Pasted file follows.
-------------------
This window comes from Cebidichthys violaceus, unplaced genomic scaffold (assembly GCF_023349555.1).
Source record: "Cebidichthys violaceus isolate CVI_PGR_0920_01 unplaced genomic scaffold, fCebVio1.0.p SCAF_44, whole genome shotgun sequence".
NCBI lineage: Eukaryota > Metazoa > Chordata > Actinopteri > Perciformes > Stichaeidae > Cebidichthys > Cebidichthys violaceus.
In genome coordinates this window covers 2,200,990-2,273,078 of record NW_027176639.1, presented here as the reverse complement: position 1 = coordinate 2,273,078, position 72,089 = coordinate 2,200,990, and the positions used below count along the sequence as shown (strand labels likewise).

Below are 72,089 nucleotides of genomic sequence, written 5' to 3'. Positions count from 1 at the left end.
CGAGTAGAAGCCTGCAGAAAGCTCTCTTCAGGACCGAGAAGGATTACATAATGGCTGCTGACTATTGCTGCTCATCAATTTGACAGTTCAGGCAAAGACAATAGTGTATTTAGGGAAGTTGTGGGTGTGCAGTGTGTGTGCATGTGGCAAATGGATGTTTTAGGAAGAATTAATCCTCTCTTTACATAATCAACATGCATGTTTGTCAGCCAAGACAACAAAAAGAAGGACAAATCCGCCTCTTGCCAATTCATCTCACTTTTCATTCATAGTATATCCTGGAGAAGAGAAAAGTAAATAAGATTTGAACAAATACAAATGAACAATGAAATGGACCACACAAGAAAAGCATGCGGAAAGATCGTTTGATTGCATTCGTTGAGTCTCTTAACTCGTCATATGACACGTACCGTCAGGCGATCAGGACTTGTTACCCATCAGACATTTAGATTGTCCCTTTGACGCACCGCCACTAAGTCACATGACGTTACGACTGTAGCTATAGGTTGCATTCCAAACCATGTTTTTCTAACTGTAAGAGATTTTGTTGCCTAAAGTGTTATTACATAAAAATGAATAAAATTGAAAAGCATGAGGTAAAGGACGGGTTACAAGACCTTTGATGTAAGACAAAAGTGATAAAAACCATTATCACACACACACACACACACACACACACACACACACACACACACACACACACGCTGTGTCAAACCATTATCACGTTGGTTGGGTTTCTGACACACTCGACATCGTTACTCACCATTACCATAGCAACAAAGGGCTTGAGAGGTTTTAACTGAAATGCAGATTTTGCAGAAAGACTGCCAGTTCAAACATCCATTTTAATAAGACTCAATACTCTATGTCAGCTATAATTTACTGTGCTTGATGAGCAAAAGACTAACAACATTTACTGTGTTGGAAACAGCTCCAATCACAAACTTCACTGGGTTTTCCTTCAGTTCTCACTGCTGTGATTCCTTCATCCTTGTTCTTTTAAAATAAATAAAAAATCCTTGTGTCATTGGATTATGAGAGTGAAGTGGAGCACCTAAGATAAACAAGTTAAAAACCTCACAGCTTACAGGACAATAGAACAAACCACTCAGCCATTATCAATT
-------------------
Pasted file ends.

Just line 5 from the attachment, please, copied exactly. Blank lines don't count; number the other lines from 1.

Below are 72,089 nucleotides of genomic sequence, written 5' to 3'. Positions count from 1 at the left end.